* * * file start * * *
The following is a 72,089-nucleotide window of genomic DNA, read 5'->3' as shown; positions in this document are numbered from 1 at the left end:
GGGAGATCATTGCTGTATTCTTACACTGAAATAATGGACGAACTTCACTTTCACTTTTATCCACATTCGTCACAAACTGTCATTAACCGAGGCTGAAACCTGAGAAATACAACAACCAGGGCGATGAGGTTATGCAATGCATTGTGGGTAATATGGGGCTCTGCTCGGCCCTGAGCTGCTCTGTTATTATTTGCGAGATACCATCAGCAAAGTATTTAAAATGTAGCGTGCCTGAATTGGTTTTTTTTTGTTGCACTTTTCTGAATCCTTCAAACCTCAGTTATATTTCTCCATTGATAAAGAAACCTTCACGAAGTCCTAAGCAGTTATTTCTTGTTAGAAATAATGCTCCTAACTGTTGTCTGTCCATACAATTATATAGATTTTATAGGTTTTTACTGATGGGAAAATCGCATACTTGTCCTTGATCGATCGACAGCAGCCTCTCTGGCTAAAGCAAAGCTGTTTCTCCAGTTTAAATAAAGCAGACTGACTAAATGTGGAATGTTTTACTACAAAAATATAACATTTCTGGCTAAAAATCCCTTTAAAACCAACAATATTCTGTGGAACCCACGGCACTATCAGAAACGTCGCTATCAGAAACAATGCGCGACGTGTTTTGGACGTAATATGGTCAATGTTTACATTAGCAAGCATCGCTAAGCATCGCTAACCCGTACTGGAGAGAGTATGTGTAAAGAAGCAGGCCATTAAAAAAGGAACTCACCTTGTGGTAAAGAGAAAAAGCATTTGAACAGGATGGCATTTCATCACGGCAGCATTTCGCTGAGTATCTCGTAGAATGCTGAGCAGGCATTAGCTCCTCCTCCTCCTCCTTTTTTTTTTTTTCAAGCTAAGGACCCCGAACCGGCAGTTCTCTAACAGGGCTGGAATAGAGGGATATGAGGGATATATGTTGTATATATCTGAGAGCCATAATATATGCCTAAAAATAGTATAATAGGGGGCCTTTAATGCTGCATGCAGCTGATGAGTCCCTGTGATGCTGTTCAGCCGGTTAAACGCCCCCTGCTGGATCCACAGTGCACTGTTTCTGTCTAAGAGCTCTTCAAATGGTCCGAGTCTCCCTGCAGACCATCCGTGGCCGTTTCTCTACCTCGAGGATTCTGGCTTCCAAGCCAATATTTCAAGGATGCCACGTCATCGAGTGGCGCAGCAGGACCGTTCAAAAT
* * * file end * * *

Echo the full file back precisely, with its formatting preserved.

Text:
The following is a 72,089-nucleotide window of genomic DNA, read 5'->3' as shown; positions in this document are numbered from 1 at the left end:
GGGAGATCATTGCTGTATTCTTACACTGAAATAATGGACGAACTTCACTTTCACTTTTATCCACATTCGTCACAAACTGTCATTAACCGAGGCTGAAACCTGAGAAATACAACAACCAGGGCGATGAGGTTATGCAATGCATTGTGGGTAATATGGGGCTCTGCTCGGCCCTGAGCTGCTCTGTTATTATTTGCGAGATACCATCAGCAAAGTATTTAAAATGTAGCGTGCCTGAATTGGTTTTTTTTTGTTGCACTTTTCTGAATCCTTCAAACCTCAGTTATATTTCTCCATTGATAAAGAAACCTTCACGAAGTCCTAAGCAGTTATTTCTTGTTAGAAATAATGCTCCTAACTGTTGTCTGTCCATACAATTATATAGATTTTATAGGTTTTTACTGATGGGAAAATCGCATACTTGTCCTTGATCGATCGACAGCAGCCTCTCTGGCTAAAGCAAAGCTGTTTCTCCAGTTTAAATAAAGCAGACTGACTAAATGTGGAATGTTTTACTACAAAAATATAACATTTCTGGCTAAAAATCCCTTTAAAACCAACAATATTCTGTGGAACCCACGGCACTATCAGAAACGTCGCTATCAGAAACAATGCGCGACGTGTTTTGGACGTAATATGGTCAATGTTTACATTAGCAAGCATCGCTAAGCATCGCTAACCCGTACTGGAGAGAGTATGTGTAAAGAAGCAGGCCATTAAAAAAGGAACTCACCTTGTGGTAAAGAGAAAAAGCATTTGAACAGGATGGCATTTCATCACGGCAGCATTTCGCTGAGTATCTCGTAGAATGCTGAGCAGGCATTAGCTCCTCCTCCTCCTCCTTTTTTTTTTTTTCAAGCTAAGGACCCCGAACCGGCAGTTCTCTAACAGGGCTGGAATAGAGGGATATGAGGGATATATGTTGTATATATCTGAGAGCCATAATATATGCCTAAAAATAGTATAATAGGGGGCCTTTAATGCTGCATGCAGCTGATGAGTCCCTGTGATGCTGTTCAGCCGGTTAAACGCCCCCTGCTGGATCCACAGTGCACTGTTTCTGTCTAAGAGCTCTTCAAATGGTCCGAGTCTCCCTGCAGACCATCCGTGGCCGTTTCTCTACCTCGAGGATTCTGGCTTCCAAGCCAATATTTCAAGGATGCCACGTCATCGAGTGGCGCAGCAGGACCGTTCAAAAT